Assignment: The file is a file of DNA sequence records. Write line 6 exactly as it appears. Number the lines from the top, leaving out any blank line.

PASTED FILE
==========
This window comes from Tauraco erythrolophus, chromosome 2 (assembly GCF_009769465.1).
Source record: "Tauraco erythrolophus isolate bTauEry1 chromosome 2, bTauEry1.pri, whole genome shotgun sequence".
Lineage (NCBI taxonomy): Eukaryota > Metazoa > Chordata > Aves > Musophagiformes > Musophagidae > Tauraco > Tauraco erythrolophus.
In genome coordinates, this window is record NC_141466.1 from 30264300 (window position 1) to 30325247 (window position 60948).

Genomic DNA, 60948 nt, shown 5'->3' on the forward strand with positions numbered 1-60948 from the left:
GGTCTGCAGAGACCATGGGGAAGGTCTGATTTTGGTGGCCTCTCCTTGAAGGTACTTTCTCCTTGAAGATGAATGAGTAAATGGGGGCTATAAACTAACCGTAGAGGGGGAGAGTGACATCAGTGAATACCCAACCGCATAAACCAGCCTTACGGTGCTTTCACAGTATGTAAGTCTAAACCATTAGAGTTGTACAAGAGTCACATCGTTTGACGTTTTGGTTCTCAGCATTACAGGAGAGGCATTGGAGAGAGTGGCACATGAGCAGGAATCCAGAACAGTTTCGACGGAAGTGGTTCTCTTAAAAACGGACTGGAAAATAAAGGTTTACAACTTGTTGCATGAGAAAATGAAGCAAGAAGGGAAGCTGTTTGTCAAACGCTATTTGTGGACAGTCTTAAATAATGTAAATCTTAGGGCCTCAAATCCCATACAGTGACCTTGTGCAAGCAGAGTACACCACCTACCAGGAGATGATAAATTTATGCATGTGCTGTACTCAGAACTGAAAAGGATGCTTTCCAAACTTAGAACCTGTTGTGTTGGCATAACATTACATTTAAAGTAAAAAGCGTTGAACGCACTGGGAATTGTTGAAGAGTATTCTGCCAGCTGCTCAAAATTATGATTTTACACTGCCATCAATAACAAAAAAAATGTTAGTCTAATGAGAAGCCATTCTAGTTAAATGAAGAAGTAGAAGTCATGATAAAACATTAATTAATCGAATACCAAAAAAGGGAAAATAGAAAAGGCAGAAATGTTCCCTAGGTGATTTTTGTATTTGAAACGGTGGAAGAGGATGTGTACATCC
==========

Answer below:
GGTCTGCAGAGACCATGGGGAAGGTCTGATTTTGGTGGCCTCTCCTTGAAGGTACTTTCTCCTTGAAGATGAATGAGTAAATGGGGGCTATAAACTAACCGTAGAGGGGGAGAGTGACATCAGTGAATACCCAACCGCATAAACCAGCCTTACGGTGCTTTCACAGTATGTAAGTCTAAACCATTAGAGTTGTACAAGAGTCACATCGTTTGACGTTTTGGTTCTCAGCATTACAGGAGAGGCATTGGAGAGAGTGGCACATGAGCAGGAATCCAGAACAGTTTCGACGGAAGTGGTTCTCTTAAAAACGGACTGGAAAATAAAGGTTTACAACTTGTTGCATGAGAAAATGAAGCAAGAAGGGAAGCTGTTTGTCAAACGCTATTTGTGGACAGTCTTAAATAATGTAAATCTTAGGGCCTCAAATCCCATACAGTGACCTTGTGCAAGCAGAGTACACCACCTACCAGGAGATGATAAATTTATGCATGTGCTGTACTCAGAACTGAAAAGGATGCTTTCCAAACTTAGAACCTGTTGTGTTGGCATAACATTACATTTAAAGTAAAAAGCGTTGAACGCACTGGGAATTGTTGAAGAGTATTCTGCCAGCTGCTCAAAATTATGATTTTACACTGCCATCAATAACAAAAAAAATGTTAGTCTAATGAGAAGCCATTCTAGTTAAATGAAGAAGTAGAAGTCATGATAAAACATTAATTAATCGAATACCAAAAAAGGGAAAATAGAAAAGGCAGAAATGTTCCCTAGGTGATTTTTGTATTTGAAACGGTGGAAGAGGATGTGTACATCC